Church in the World
Pope says use of condoms can be justified in certain circumstancesTom Heneghan - 27 November 2010
Pope Benedict XVI has used a book-length interview with a trusted Catholic journalist to clarify the church position on using condoms to prevent Aids, saying they could be justified in limited circumstances such as prostitution if their use was a first step towards a more responsible and moral approach to sexuality.
His comments to fellow German Peter Seewald in Light of the World: the Pope, the Church and the signs of the times made headlines worldwide when the Vatican daily L’Osservatore Romano broke the embargo and ran excerpts on Saturday 20 November rather than wait for the official presentation the following Tuesday.
The book also shows a personal side, as the Pope, 83, mentions his diminishing strength and says he would like to attend the World Youth Days in Madrid next August “if, God willing, I am still alive”.
He also described the circumstances under which he could resign. “If a Pope clearly realises that he is no longer physically, psychologically and spiritually capable of handling the duties of his office, then he has a right and, under some circumstances, also an obligation, to resign,” he said. The last pope to resign voluntarily was Celestine V in 1294.
The Pope regretted that his statement while en route to Africa last year that condoms worsen the Aids problem overshadowed the whole trip and diverted attention from all the Church did there to combat the disease. He said “the sheer fixation on the condom implies a banalisation of sexuality”.
He then said condom use could be justified in some cases, “as perhaps when a male prostitute uses a condom” as a “first step in the direction of moralisation, a first assumption of responsibility”. Seewald, who wrote two previous interview books with the then Cardinal Joseph Ratzinger, asked about condom use again to be sure he had heard right.
“She [the Catholic Church] of course does not regard it as a real or moral solution, but in this or that case, there can be nonetheless, in the intention of reducing the risk of infection, a first step in a movement towards a different way, a more human way, of living sexuality,” Pope Benedict answered.
The Vatican spokesman Fr Federico Lombardi SJ said at the official launch of the book on Tuesday that the Pope had confirmed to him that the example was valid in the case of all prostitutes. The point of the example, he said, “was not the sex of the prostitute but the process of growing awareness of the risk [to] the life of the other person … If it is a man, a woman or a transsexual who does it, we are always at the same point, which is the first step in responsibly avoiding passing on a grave risk to the other.”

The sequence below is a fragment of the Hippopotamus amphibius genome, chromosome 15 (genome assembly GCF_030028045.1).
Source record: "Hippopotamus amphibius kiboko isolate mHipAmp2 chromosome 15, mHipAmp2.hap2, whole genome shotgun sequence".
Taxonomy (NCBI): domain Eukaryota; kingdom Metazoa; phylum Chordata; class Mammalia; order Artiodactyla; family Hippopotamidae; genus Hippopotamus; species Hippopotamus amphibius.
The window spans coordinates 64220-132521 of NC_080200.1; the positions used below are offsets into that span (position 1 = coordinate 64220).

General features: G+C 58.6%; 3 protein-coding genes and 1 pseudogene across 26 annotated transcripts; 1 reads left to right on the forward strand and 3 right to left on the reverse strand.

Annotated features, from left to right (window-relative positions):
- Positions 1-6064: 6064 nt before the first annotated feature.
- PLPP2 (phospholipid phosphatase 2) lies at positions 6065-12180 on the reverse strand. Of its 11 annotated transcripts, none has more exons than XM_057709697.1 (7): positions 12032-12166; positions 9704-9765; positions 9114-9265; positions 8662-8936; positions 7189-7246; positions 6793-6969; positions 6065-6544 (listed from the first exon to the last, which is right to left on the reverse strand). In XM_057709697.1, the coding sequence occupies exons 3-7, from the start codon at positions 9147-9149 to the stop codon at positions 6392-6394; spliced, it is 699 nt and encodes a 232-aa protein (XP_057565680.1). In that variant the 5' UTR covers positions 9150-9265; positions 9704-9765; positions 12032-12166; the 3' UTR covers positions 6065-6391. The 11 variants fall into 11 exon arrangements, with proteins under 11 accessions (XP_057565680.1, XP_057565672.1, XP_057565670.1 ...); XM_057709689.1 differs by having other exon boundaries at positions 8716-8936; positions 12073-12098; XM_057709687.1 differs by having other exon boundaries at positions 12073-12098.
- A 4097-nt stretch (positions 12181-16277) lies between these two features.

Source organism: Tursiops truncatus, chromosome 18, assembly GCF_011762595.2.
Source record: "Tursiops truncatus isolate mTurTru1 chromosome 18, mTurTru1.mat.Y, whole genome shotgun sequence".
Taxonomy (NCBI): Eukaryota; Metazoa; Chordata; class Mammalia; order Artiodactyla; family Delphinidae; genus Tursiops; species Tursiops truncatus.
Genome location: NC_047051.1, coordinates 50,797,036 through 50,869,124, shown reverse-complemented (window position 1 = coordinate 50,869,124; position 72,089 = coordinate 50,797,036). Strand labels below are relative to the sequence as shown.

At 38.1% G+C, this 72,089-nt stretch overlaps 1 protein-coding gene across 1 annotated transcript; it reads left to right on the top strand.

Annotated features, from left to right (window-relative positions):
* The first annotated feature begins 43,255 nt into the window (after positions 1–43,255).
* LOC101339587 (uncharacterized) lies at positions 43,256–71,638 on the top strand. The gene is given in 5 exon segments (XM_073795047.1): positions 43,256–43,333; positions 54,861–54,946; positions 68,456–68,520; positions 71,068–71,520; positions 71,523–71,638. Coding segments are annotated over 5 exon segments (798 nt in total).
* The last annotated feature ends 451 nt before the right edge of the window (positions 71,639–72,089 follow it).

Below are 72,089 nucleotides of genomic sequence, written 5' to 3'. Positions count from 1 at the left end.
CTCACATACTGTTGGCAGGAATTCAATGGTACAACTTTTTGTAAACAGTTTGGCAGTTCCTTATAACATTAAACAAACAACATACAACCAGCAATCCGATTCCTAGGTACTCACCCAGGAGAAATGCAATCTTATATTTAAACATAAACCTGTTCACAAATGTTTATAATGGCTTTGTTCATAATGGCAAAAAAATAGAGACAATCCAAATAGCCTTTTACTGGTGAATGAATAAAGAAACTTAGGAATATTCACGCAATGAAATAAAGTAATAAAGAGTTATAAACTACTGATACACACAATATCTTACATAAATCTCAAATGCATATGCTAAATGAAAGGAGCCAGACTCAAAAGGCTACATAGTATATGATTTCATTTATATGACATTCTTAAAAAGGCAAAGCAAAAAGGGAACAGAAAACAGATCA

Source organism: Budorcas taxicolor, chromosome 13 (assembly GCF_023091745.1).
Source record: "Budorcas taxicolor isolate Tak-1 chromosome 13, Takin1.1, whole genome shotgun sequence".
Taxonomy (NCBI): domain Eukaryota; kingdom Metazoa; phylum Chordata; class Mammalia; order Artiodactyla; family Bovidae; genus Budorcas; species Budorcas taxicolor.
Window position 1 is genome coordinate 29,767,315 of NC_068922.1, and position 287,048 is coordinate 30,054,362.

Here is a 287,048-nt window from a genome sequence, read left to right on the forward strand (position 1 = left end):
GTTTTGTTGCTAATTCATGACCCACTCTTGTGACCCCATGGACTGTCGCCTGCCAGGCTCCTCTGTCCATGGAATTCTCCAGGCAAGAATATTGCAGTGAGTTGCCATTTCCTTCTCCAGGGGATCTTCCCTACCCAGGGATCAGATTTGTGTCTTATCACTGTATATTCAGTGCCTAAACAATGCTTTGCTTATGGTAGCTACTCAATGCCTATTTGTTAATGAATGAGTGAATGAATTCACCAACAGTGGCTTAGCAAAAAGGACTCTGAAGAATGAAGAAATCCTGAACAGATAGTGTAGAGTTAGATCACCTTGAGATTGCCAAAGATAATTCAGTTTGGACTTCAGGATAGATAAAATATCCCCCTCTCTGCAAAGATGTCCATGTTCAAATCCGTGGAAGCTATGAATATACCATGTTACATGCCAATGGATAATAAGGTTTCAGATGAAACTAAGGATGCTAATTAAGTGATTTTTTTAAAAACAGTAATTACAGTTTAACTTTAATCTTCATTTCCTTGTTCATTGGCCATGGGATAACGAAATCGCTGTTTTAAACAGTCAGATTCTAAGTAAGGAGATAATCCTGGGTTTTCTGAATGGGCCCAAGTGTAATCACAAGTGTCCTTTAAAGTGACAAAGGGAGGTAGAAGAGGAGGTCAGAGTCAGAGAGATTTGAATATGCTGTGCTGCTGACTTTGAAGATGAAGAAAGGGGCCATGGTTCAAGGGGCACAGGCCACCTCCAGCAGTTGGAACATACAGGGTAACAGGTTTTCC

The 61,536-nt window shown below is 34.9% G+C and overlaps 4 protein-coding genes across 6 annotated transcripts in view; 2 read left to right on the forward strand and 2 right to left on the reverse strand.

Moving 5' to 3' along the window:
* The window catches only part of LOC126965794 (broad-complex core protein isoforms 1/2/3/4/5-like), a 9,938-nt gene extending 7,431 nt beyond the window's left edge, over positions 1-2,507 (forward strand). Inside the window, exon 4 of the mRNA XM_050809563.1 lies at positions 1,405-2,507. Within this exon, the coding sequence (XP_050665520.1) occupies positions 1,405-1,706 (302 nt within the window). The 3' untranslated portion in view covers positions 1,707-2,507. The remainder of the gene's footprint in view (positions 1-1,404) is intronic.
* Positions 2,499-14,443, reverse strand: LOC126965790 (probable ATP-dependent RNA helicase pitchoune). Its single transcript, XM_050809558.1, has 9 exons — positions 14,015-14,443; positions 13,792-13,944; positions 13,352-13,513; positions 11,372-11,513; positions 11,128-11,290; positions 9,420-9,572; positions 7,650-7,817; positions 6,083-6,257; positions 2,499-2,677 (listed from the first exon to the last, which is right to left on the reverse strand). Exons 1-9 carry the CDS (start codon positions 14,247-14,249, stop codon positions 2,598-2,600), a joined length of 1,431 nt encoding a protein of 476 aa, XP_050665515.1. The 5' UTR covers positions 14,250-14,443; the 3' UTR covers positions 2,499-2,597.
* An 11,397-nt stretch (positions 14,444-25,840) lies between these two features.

The Pope made it clear he was not changing church teaching on contraception, by reaffirming his support for Humanae Vitae, the 1968 encyclical that forbids artificial contraception. He also repeated his opposition to ordaining women or gay men.
Pope Benedict said the extent of the sexual abuse scandals revealed this year came as “an unprecedented shock” even though he had followed the issue for several years. He added he could understand why people would quit the Church in protest. His outspoken defence of Pope Pius XII, whom he called “one of the great righteous men” who had “saved more Jews than anyone else”, prompted strong criticism from Jewish leaders who accused him of not doing enough during the Holocaust.
Bishop Richard Williamson would not have been readmitted to the Church with three other excommunicated bishops from the ultra-traditionalist Society of St Pius X (SSPX), the Pope said, if the Vatican had known about his statements denying the Holocaust. He blamed that on a failure to consult available information on the Internet.
Williamson was “never Catholic in the proper sense”, he said, because he converted from Anglicanism directly to the SSPX, which did not accept papal primacy. Vatican communications did not prepare for the lifting of the excommunications, he said, and then went into “total meltdown” when the controversy exploded.
On other religions, Pope Benedict said prospects for unity were best with the Orthodox Churches and a meeting with Russian Patriarch Kirill could take place in the not-too-distant future. Protestant Churches had moved away from Catholic positions and the Vatican could seek common positions with them only on major issues.
His offer of ordinariates for disaffected Anglicans aimed not at creating new uniate churches but bringing another tradition into Catholicism, he said, adding this was a “sign of the flexibility of the Catholic Church”.
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